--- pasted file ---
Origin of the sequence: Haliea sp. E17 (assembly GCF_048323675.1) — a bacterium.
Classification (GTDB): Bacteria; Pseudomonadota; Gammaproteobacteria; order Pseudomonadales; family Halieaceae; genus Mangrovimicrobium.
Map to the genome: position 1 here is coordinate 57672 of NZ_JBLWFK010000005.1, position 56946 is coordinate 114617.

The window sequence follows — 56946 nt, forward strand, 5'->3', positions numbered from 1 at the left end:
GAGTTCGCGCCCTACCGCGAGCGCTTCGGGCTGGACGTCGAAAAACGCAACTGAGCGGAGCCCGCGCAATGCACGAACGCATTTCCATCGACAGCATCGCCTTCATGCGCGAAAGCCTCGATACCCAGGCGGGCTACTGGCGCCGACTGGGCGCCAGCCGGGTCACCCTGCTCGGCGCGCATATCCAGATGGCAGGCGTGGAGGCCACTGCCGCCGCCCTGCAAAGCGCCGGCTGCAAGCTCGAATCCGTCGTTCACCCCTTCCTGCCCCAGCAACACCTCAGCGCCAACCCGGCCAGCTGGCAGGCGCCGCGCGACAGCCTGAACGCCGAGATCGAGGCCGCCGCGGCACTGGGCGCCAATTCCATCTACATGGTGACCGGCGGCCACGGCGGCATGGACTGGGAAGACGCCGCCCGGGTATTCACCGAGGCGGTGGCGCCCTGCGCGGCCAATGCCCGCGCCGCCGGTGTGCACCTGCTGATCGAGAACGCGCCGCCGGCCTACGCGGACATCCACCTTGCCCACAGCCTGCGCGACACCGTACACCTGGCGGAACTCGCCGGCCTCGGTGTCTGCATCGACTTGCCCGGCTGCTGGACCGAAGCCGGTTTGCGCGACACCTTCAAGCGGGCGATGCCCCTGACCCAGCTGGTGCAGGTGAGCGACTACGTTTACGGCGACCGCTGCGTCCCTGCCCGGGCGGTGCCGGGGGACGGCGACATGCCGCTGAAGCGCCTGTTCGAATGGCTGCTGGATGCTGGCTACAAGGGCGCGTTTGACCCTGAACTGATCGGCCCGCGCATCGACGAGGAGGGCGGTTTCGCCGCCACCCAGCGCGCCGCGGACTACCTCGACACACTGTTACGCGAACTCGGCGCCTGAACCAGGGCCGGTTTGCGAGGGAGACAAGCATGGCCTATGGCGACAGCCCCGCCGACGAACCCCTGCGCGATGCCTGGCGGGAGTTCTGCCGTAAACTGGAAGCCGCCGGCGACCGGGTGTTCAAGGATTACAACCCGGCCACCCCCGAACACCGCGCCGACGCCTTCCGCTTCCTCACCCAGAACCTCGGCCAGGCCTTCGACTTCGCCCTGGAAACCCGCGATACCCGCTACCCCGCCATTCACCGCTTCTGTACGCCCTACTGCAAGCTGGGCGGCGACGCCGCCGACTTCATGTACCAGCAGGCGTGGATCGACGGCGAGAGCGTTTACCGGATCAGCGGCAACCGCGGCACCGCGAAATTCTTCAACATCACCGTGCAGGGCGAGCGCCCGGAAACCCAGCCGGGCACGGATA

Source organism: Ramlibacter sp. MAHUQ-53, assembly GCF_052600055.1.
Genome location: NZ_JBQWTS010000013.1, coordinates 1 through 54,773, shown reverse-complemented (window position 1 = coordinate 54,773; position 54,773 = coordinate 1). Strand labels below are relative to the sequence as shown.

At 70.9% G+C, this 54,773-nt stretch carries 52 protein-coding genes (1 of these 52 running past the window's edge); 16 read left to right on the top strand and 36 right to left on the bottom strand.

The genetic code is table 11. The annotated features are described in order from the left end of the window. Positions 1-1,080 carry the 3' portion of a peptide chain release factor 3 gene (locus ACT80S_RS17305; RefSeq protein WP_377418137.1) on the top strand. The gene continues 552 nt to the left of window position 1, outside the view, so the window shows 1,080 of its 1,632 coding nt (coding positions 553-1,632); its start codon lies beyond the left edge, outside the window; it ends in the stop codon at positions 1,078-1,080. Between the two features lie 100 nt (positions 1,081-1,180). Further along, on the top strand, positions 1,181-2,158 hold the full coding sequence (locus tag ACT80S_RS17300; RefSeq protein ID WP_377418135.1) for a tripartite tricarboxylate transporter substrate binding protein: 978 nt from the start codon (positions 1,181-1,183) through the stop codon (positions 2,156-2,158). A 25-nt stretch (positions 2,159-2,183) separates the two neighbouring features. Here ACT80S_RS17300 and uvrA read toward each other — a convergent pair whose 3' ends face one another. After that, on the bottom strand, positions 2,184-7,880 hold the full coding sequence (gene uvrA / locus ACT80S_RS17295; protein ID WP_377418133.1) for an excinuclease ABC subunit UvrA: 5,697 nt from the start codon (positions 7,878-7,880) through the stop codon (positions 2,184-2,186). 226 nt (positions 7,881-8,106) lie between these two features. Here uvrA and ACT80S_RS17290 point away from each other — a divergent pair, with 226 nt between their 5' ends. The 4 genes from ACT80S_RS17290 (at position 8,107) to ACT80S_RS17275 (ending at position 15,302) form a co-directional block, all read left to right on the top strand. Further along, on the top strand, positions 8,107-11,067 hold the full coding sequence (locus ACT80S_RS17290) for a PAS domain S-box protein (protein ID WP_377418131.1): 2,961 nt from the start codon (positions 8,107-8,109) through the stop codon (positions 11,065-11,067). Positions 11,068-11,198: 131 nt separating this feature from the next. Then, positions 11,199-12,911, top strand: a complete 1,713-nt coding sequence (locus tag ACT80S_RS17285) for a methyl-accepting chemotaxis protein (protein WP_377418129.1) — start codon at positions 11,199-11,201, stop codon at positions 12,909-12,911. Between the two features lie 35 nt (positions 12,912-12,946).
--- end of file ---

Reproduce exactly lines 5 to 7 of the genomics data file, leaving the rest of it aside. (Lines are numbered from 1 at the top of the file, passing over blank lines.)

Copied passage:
GAGTTCGCGCCCTACCGCGAGCGCTTCGGGCTGGACGTCGAAAAACGCAACTGAGCGGAGCCCGCGCAATGCACGAACGCATTTCCATCGACAGCATCGCCTTCATGCGCGAAAGCCTCGATACCCAGGCGGGCTACTGGCGCCGACTGGGCGCCAGCCGGGTCACCCTGCTCGGCGCGCATATCCAGATGGCAGGCGTGGAGGCCACTGCCGCCGCCCTGCAAAGCGCCGGCTGCAAGCTCGAATCCGTCGTTCACCCCTTCCTGCCCCAGCAACACCTCAGCGCCAACCCGGCCAGCTGGCAGGCGCCGCGCGACAGCCTGAACGCCGAGATCGAGGCCGCCGCGGCACTGGGCGCCAATTCCATCTACATGGTGACCGGCGGCCACGGCGGCATGGACTGGGAAGACGCCGCCCGGGTATTCACCGAGGCGGTGGCGCCCTGCGCGGCCAATGCCCGCGCCGCCGGTGTGCACCTGCTGATCGAGAACGCGCCGCCGGCCTACGCGGACATCCACCTTGCCCACAGCCTGCGCGACACCGTACACCTGGCGGAACTCGCCGGCCTCGGTGTCTGCATCGACTTGCCCGGCTGCTGGACCGAAGCCGGTTTGCGCGACACCTTCAAGCGGGCGATGCCCCTGACCCAGCTGGTGCAGGTGAGCGACTACGTTTACGGCGACCGCTGCGTCCCTGCCCGGGCGGTGCCGGGGGACGGCGACATGCCGCTGAAGCGCCTGTTCGAATGGCTGCTGGATGCTGGCTACAAGGGCGCGTTTGACCCTGAACTGATCGGCCCGCGCATCGACGAGGAGGGCGGTTTCGCCGCCACCCAGCGCGCCGCGGACTACCTCGACACACTGTTACGCGAACTCGGCGCCTGAACCAGGGCCGGTTTGCGAGGGAGACAAGCATGGCCTATGGCGACAGCCCCGCCGACGAACCCCTGCGCGATGCCTGGCGGGAGTTCTGCCGTAAACTGGAAGCCGCCGGCGACCGGGTGTTCAAGGATTACAACCCGGCCACCCCCGAACACCGCGCCGACGCCTTCCGCTTCCTCACCCAGAACCTCGGCCAGGCCTTCGACTTCGCCCTGGAAACCCGCGATACCCGCTACCCCGCCATTCACCGCTTCTGTACGCCCTACTGCAAGCTGGGCGGCGACGCCGCCGACTTCATGTACCAGCAGGCGTGGATCGACGGCGAGAGCGTTTACCGGATCAGCGGCAACCGCGGCACCGCGAAATTCTTCAACATCACCGTGCAGGGCGAGCGCCCGGAAACCCAGCCGGGCACGGATA

Source organism: Ramlibacter sp. MAHUQ-53, assembly GCF_052600055.1.
Genome location: NZ_JBQWTS010000013.1, coordinates 1 through 54,773, shown reverse-complemented (window position 1 = coordinate 54,773; position 54,773 = coordinate 1). Strand labels below are relative to the sequence as shown.